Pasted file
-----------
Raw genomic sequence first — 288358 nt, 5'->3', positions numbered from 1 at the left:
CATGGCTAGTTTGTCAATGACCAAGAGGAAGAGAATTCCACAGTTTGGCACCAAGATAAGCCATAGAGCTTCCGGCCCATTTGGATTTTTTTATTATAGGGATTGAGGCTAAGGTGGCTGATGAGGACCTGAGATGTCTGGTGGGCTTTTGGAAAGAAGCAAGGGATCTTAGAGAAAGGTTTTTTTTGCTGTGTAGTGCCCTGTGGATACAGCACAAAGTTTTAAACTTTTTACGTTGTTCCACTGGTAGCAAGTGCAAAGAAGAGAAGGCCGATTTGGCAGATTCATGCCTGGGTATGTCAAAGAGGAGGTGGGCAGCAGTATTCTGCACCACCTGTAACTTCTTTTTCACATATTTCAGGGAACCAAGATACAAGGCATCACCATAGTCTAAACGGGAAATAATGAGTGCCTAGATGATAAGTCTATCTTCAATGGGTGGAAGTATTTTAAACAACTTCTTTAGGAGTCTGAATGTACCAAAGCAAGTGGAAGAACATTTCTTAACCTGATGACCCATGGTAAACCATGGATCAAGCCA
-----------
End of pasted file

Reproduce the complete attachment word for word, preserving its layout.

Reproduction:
Raw genomic sequence first — 288358 nt, 5'->3', positions numbered from 1 at the left:
CATGGCTAGTTTGTCAATGACCAAGAGGAAGAGAATTCCACAGTTTGGCACCAAGATAAGCCATAGAGCTTCCGGCCCATTTGGATTTTTTTATTATAGGGATTGAGGCTAAGGTGGCTGATGAGGACCTGAGATGTCTGGTGGGCTTTTGGAAAGAAGCAAGGGATCTTAGAGAAAGGTTTTTTTTGCTGTGTAGTGCCCTGTGGATACAGCACAAAGTTTTAAACTTTTTACGTTGTTCCACTGGTAGCAAGTGCAAAGAAGAGAAGGCCGATTTGGCAGATTCATGCCTGGGTATGTCAAAGAGGAGGTGGGCAGCAGTATTCTGCACCACCTGTAACTTCTTTTTCACATATTTCAGGGAACCAAGATACAAGGCATCACCATAGTCTAAACGGGAAATAATGAGTGCCTAGATGATAAGTCTATCTTCAATGGGTGGAAGTATTTTAAACAACTTCTTTAGGAGTCTGAATGTACCAAAGCAAGTGGAAGAACATTTCTTAACCTGATGACCCATGGTAAACCATGGATCAAGCCA